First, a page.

Mentally ill woman decapitated her brother, court told
A woman attacked her brother with a knife and cut off his head while in the grip of severe mental illness, a court has heard.
Heaven Belal, 41, had moved to London from Plymouth to be near her older sibling Omar Bilal in February 2021, the Old Bailey was told.
On the afternoon of July 27 2021, police were called to her council flat in Edmonton, north London, by concerned social workers after a neighbour heard screams and shouts.
The court heard that unbeknown to the first officers to arrive at the scene, the defendant had called 999 herself.
In the call, she asked for help, saying “it’s me, Samoeel, the Lord”, in an apparent reference to an Old Testament prophet, jurors heard.
Officers forced their way into the property and found a man’s body clothed only in pants and socks and lying at the top of stairs.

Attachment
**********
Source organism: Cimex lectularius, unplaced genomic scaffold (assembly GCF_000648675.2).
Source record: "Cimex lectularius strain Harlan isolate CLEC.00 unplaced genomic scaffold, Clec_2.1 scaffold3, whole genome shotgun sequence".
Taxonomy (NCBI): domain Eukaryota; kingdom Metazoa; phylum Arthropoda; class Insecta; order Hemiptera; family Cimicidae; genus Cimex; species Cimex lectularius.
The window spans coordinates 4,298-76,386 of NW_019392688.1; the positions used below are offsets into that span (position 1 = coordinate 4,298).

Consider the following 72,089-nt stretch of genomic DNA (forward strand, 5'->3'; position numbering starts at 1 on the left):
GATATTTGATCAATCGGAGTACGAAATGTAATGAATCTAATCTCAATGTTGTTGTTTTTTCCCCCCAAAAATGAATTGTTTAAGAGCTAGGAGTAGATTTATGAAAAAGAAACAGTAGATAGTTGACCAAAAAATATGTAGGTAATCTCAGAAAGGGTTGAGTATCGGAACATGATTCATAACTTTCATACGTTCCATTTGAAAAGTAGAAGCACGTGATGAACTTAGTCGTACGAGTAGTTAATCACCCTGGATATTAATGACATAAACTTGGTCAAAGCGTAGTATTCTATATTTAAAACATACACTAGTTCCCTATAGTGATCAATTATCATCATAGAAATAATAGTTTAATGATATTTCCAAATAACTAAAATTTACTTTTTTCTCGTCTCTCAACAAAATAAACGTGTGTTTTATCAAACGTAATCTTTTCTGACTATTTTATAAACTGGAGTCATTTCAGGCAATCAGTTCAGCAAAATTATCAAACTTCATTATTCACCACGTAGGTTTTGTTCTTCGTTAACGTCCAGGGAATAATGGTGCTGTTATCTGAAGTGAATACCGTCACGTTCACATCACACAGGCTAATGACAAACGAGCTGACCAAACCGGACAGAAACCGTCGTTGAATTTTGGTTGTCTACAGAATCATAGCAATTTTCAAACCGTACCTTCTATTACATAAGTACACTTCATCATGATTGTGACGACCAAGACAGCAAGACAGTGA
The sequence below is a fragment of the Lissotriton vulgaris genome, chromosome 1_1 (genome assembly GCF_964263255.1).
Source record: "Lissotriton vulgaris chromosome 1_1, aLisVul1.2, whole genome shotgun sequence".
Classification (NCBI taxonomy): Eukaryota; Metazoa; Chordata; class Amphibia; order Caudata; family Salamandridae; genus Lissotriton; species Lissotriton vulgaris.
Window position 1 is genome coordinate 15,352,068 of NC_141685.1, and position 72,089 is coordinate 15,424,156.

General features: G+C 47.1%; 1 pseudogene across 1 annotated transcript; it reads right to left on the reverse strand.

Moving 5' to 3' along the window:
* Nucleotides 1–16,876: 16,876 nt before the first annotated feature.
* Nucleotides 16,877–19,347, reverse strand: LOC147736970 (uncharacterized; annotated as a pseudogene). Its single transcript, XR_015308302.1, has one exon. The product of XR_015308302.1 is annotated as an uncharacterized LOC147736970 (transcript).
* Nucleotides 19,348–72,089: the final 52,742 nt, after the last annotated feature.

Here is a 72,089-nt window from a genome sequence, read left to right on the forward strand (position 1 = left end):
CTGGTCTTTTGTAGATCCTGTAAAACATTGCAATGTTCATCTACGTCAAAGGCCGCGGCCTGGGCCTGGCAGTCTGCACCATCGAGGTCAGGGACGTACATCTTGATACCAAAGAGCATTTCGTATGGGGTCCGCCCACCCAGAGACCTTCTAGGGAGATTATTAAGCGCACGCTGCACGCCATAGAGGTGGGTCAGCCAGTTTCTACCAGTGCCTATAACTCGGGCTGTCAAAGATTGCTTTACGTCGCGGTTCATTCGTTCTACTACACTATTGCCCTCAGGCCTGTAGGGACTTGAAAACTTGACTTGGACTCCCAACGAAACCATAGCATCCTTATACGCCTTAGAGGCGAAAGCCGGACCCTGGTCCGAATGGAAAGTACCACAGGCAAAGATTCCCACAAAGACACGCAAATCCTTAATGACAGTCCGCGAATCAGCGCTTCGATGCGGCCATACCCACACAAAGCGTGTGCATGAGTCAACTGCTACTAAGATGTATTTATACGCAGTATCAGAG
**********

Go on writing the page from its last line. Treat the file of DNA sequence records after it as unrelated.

Prosecutor William Emlyn Jones KC said: “His upper half had been covered over with bin bags. It immediately seemed as if he was dead.
“That was confirmed when an officer removed the bin bags and discovered that the man’s head had been severed from his body and was missing.”
The victim had also sustained multiple stab wounds to the chest and elsewhere, the prosecutor said.
Officers went on to discover the decapitated head in a bedroom wardrobe inside a plastic carrier bag.
The court heard the defendant, who appeared calm but wore heavily bloodstained trousers and shoes, was arrested on suspicion of murder.
Inside a locked suitcase, officers found a large kitchen knife which had allegedly been used to kill Mr Bilal and wiped clean.
Mr Emlyn Jones said there was no dispute that the defendant killed 46-year-old Mr Bilal and removed his head with a knife.
He said: “The awful tragedy of this is that the defendant was in the grip of a very serious mental illness. Everyone involved in this case agrees that the killing is explained by her illness.”
Mr Emlyn Jones said that psychiatrists agreed that Belal was suffering from delusions and was unaware that what she was doing was wrong.
He told jurors that it was an unusual criminal trial in that both prosecution and defence would invited them to return a verdict of not guilty to murder “by reason of insanity”.
The Old Bailey trial continues.